I am sorry if this departs a bit from aesthetics, but then maybe whatever I do I am essentially an aesthetician.  I am teaching Emerson to my American Philosophy class and I assigned "The Transcendentalist."  Idealism is not a popular philosophy in the 21st. century and yet this is what Emerson advocates here.  The opposition he proposes is between Materialists and Idealists.  My most natural tendency is to Materialism.  But let's see what Idealism, as Emerson conceives it, has to offer.  Materialism is founded on experience, Idealism on "consciousness." The first thinks "from the data of the sense," the second says "the senses are not final."  Emersons' best sentence is, "The materialist insists on fact, on history , on the force of circumstances and the animal wants of man; the idealist on the power of Thought and of Will, on inspiration, on miracle, on individual culture." (81)  Let's assume for now that the dichotomy is not false.  What then is to be said for the Idealist side. Don't we want to care about Thought, Will, inspiration, miracle, and the individual?  Well, these are big words and hard to define. It might be hard to figure out what "Thought" is if it is not "thought" as in what goes on in the brain.  The same would go for "Will" which must be conceived as something more than just another set of things happening in the brain (something like Kant's free will).  Emerson's mention of inspiration points to going beyond the senses:  intuition or perhaps discovery.  I have had the experience of inspiration, perhaps very minor ones on a daily basis.  So my interest is piqued.  If Materialism excludes inspiration then perhaps there is something wrong with Materialism.  Although I do not accept that there are miracles in the sense of things happening in the world that are beyond the laws of nature (see Hume for an excellent refutation of the very existence of such things) there are events that seem to overflow with meaning, that have mystery, and that give profound experience.  Can we call those miracles? Again, if sense-data excludes such things, and if we associate such things with the word "miracle" then there might be something to Idealism.  Some of what Emerson requires seems absurd:  for example that the Idealist requires of the Materialist "his grounds of assurance that things are as the sense represent them." No Materialist has ever held that things are as the senses represent them - in fact the first Materialist, Democritus, insisted that the senses delude us:  the real, he believed, consists in atoms and the void, neither of which we can sense.  What Emerson believes the Idealist has to offer are special facts "not affected by the illusions of sense" and "not liable to doubt" and superior to material facts and requiring "retirement from the senses."  Hoo-boy that's going to be a hard one to defend.  But then I come to the second paragraph where he says the the Idealist "does not deny the presence of this table, this chair, and the walls of this room, but he looks at these things as the reverse side of the tapestry, as the other end, each being a sequel or completion of a spiritual fact which nearly concerns him."  So Idealism is a way of looking at things -- the same things Materialists are looking at.  It is perhaps distracting for the Idealist to simply say "it is our own thoughts that we perceive" (82)  He seems to be saying more that the reality of what we perceive is its meaning-content.  This is an Idealism based on phenomenology, perhaps much like that of Edmund Husserl.  The third paragraph of the essay seems to me to be more distraction.  The Materialist is compelled to recognize that he is a "phantom walking and working amid phantoms" since even though he thinks his banking-house, for example, is solid, it really rests on a spinning earth on the edge of emptiness.  That sort of thing does not tempt me to Idealism.  After all, these are just scientific facts based on empirical evidence.  Emerson seems to himself to cinch the argument when he says "But ask [the Materialist banker] why he believes that an uniform experience will continue uniform, or on what grounds he founds his faith in his figures, and he will perceive that his mental fabric is built up on" strange foundations.  This move, based perhaps on Hume's skepticism, can also be replied in a Humean way:  namely, nature compels me to go on and overcome these skeptical doubts.  The fourth paragraph recovers the momentum however.  We find that the idealist "takes his departure from consciousness, and reckons the world an appearance" and that he uses as his measure the "rank which things themselves take in his consciousness; not at all the size or appearance."  It is not just the meaning that lies behind things that gives their ideal dimension but the meaning for the person perceiving them, and the meaning in terms of value ranking too.  And it is true that if we look at the world from the standpoint of our own consciousness, things are value-ranked by us, and this looms large in our experience of those things.  The next passage confuses this a bit though:  "Mind is the only reality, of which men and all other natures are better or worse reflectors.  Nature, literature, history, are only subjective phenomena."  That doesn't seem too helpful.  I feel like I am back on track when I read that the Idealist "does not respect labor, or the products of labor, namely property, otherwise than as a manifold symbol...[of] the laws of being."  It does seem worthwhile to look at property as a symbol, although to look at the labor that produces the property as a symbol is perhaps to deny the experience of the laborer (I think of Marx, a Materialist, here.)  All of this paragraph seems to be just a chance for Emerson to show he is against establishments in society, and that he really looks for something deeper, and also more personal for him, behind these manifestations, i.e. "he does not respect government, except as far as it reiterates the law of his mind."  However, this leads up to a fairly powerful sentence:  "His experience inclines him to behold the procession of facts you call the world, as flowing perpetually outward from an invisible, unsounded centre in himself, centre alike of him and of them" everything being relative to this Unknown Centre.  My first response to this is that I can imagine someone seeing the world this way:  although it might take some practice!  The idea of course is similar to Plotinus, with the notion of flow from the One, and also to Vedanta philosophy with its notion that my innermost self, Atman, is Brahman.  I cannot accept that this is literally true, but I can accept that it might be valuable to see the world this way, or to pretend to see the world this way, or to experiment with this kind of consciousness.  Can I relate this to aesthetics?  Well, an aesthetician is going to look at the world a bit more phenomenologically, focusing on meaning and value in the things perceived, the ways they go beyond being mere sense data, and the ways that they relate to the consciousness within which they appear.  And also of course there is a certain faith in inspiration, in genius, in the possibilities of creativity.  So perhaps aestheticians should consider Idealism as, although not a viable option, at least a contemplative object. That's enough for today.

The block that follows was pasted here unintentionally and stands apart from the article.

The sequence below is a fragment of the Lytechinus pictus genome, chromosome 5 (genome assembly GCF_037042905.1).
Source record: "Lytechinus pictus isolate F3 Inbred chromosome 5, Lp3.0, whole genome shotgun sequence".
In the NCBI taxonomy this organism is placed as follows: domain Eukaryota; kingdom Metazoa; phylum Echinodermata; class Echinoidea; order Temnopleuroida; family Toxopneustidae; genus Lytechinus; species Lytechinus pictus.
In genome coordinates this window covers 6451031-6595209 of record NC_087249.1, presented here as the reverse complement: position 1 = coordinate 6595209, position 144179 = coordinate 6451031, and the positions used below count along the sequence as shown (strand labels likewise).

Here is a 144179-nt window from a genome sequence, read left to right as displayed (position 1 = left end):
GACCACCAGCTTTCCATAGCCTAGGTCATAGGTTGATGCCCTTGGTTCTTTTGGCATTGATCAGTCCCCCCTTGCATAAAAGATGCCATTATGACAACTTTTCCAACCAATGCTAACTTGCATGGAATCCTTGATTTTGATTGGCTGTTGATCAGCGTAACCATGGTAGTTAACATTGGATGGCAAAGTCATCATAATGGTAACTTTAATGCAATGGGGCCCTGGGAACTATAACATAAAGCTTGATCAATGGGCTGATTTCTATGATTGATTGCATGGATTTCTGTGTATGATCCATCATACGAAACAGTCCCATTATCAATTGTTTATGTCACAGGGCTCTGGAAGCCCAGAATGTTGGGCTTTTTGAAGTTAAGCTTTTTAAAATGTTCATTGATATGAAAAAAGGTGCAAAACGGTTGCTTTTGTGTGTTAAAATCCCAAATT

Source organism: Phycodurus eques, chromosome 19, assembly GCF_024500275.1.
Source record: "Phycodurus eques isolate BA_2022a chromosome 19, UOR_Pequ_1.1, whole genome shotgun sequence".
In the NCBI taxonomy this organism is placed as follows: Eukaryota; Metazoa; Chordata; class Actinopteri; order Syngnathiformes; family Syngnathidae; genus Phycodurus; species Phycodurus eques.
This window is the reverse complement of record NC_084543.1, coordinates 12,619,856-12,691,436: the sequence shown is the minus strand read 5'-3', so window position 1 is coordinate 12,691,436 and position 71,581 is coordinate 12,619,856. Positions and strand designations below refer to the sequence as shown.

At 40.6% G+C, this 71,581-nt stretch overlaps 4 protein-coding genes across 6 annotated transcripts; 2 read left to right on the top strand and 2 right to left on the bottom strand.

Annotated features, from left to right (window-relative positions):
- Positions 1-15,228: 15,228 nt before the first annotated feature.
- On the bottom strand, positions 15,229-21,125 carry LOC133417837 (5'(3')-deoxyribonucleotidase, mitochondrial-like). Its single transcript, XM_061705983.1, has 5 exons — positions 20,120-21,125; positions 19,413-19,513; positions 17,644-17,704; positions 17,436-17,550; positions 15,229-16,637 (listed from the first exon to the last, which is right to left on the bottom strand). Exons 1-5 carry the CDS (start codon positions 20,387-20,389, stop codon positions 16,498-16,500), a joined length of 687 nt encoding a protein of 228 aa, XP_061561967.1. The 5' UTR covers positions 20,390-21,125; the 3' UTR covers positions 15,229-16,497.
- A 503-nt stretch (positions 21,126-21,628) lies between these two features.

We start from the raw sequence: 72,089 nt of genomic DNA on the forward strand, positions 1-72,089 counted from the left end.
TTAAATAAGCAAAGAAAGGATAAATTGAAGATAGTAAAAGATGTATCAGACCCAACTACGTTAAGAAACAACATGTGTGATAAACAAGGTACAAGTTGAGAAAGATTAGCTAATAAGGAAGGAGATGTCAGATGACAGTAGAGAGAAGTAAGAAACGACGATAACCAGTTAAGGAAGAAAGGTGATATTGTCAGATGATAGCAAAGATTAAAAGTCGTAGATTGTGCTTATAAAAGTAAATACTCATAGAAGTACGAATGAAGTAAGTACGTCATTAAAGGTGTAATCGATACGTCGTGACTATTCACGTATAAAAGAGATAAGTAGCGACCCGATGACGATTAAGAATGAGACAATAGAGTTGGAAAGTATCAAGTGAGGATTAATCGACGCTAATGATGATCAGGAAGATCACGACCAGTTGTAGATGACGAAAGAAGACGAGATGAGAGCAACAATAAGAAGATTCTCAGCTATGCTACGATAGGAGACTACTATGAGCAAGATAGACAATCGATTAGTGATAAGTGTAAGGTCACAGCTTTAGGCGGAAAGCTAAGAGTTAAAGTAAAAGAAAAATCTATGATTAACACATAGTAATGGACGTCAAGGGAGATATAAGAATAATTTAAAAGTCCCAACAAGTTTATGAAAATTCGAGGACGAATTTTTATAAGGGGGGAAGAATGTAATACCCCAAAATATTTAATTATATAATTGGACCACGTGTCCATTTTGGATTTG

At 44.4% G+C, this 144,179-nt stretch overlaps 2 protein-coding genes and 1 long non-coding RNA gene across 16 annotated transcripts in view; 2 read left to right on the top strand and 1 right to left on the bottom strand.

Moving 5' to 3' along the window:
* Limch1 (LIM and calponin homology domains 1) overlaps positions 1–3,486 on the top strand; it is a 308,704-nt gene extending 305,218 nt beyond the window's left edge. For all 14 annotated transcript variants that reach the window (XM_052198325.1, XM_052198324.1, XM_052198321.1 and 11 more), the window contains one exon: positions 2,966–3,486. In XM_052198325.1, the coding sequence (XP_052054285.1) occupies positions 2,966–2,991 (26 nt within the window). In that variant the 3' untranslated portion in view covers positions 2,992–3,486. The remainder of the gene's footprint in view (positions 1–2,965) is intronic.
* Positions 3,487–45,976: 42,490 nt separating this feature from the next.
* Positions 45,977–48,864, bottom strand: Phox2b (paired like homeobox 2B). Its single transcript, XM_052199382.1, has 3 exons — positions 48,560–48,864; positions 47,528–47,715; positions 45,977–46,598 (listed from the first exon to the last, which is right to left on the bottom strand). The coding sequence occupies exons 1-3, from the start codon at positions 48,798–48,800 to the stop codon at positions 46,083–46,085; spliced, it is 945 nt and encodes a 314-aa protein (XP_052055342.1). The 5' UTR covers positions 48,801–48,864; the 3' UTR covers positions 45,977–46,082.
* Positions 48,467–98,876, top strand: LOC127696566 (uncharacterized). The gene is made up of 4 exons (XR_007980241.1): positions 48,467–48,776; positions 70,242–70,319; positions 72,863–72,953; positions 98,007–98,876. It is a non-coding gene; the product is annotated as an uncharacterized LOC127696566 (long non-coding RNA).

Monday, February 7, 2011